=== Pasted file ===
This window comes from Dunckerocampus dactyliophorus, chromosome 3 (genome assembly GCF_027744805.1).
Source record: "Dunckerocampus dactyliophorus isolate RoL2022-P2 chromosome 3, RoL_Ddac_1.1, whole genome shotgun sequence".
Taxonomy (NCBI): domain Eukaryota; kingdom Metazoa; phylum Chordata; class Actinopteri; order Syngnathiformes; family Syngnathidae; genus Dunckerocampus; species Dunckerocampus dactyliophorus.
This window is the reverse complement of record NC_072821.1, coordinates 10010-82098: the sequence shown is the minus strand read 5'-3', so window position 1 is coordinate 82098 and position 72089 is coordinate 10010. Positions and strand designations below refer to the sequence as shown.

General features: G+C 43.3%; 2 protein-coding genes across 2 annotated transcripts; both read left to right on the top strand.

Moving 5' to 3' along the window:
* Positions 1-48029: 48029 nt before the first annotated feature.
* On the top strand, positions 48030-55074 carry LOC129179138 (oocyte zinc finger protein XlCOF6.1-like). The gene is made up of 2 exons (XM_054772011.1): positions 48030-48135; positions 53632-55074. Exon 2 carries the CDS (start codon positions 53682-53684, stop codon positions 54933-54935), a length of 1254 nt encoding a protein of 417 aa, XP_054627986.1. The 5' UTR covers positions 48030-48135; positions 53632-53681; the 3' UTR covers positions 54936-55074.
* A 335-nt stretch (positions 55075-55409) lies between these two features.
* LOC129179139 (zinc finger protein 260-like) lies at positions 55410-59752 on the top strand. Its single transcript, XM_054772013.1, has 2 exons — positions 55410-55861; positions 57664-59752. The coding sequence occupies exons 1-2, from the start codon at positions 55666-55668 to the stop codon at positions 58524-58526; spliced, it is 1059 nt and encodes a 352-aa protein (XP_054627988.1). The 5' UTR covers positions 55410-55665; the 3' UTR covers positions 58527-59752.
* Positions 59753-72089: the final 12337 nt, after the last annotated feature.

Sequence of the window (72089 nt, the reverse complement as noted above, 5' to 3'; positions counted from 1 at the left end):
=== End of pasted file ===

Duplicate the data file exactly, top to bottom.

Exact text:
This window comes from Dunckerocampus dactyliophorus, chromosome 3 (genome assembly GCF_027744805.1).
Source record: "Dunckerocampus dactyliophorus isolate RoL2022-P2 chromosome 3, RoL_Ddac_1.1, whole genome shotgun sequence".
Taxonomy (NCBI): domain Eukaryota; kingdom Metazoa; phylum Chordata; class Actinopteri; order Syngnathiformes; family Syngnathidae; genus Dunckerocampus; species Dunckerocampus dactyliophorus.
This window is the reverse complement of record NC_072821.1, coordinates 10010-82098: the sequence shown is the minus strand read 5'-3', so window position 1 is coordinate 82098 and position 72089 is coordinate 10010. Positions and strand designations below refer to the sequence as shown.

General features: G+C 43.3%; 2 protein-coding genes across 2 annotated transcripts; both read left to right on the top strand.

Moving 5' to 3' along the window:
* Positions 1-48029: 48029 nt before the first annotated feature.
* On the top strand, positions 48030-55074 carry LOC129179138 (oocyte zinc finger protein XlCOF6.1-like). The gene is made up of 2 exons (XM_054772011.1): positions 48030-48135; positions 53632-55074. Exon 2 carries the CDS (start codon positions 53682-53684, stop codon positions 54933-54935), a length of 1254 nt encoding a protein of 417 aa, XP_054627986.1. The 5' UTR covers positions 48030-48135; positions 53632-53681; the 3' UTR covers positions 54936-55074.
* A 335-nt stretch (positions 55075-55409) lies between these two features.
* LOC129179139 (zinc finger protein 260-like) lies at positions 55410-59752 on the top strand. Its single transcript, XM_054772013.1, has 2 exons — positions 55410-55861; positions 57664-59752. The coding sequence occupies exons 1-2, from the start codon at positions 55666-55668 to the stop codon at positions 58524-58526; spliced, it is 1059 nt and encodes a 352-aa protein (XP_054627988.1). The 5' UTR covers positions 55410-55665; the 3' UTR covers positions 58527-59752.
* Positions 59753-72089: the final 12337 nt, after the last annotated feature.

Sequence of the window (72089 nt, the reverse complement as noted above, 5' to 3'; positions counted from 1 at the left end):